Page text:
Creating New Tools for Coral Reef Conservation: Restoring Reefs with Cryopreservation

Dr. Mary Hagedorn, Smithsonian Conservation Biology Institute and HIMB
Friday, February 23, 2018 - 3:30pm to 4:30pm
Bilger 150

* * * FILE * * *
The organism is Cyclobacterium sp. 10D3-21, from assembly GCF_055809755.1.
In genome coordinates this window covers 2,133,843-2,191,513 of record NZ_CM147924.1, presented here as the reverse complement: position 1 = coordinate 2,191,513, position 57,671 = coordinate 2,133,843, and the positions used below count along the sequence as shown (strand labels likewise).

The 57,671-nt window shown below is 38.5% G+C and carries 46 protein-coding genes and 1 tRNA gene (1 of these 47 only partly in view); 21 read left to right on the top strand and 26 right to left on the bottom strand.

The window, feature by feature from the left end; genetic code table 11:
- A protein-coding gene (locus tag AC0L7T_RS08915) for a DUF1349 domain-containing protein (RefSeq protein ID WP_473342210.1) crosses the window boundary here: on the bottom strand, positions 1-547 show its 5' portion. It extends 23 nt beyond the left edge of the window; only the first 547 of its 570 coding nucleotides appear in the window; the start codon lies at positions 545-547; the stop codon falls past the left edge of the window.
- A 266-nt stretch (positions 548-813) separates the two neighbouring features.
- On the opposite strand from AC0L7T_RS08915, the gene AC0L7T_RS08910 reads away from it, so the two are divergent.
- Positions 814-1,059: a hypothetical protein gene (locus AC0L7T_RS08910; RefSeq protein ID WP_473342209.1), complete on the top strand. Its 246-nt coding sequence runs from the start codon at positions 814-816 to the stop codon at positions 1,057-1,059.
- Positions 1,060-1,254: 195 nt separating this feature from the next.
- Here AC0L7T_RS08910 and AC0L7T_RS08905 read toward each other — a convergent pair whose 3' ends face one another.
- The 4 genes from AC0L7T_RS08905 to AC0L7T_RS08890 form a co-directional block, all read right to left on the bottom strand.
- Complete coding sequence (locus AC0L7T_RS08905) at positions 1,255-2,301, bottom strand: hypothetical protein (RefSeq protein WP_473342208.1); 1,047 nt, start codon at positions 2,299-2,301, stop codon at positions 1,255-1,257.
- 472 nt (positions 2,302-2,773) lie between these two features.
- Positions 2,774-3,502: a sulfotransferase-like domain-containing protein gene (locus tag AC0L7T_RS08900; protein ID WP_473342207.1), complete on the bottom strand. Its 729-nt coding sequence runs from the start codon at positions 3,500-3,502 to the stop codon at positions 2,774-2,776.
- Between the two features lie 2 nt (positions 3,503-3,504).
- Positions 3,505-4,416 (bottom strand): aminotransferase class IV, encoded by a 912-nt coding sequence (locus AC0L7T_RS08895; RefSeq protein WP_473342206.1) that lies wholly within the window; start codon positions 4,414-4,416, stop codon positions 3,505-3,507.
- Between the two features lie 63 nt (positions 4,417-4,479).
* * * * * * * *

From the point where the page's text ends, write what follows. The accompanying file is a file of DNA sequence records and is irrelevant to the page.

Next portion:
Coral reefs are some of the oldest, most diverse ecosystems on Earth and one of the most valuable. The overuse of fossil fuels is both warming and creating a more acidic ocean, producing a reef crisis with the potential for worldwide loss of most coral within generations. In a race to save coral biodiversity, we are working with researchers around the world, developing and employing novel solutions to address the global coral reef crisis and create hope for the future. This includes long-term monitoring of coral reproduction and physiology, the development of cryopreservation techniques for coral sperm and Symbiodinium, as well as preserving coral larvae and reef fish. We have applied these techniques, creating a worldwide bank for reefs. Our recent work has suggested shifts in coral physiology that may inhibit our ability to conserve coral species with standard cryopreservation methods. In long-term monitored populations in Hawaii, we have observed a 50% loss in sperm motility since 2015, a reduction of motile energy from 2 h to less than 20 min related to sperm mitochondrial function since 2017, and a loss of the ability to cryopreserve Symbiodinium since 2016. The species in Hawaii have been intensively monitored, but evidence from other coral ecosystems suggest that some of these reproductive changes are happening globally. The mechanisms underlying these loses are still unknown, but they point to profound shifts in physiology that will undermine a coral’s ability to adapt rapidly to our changing climate.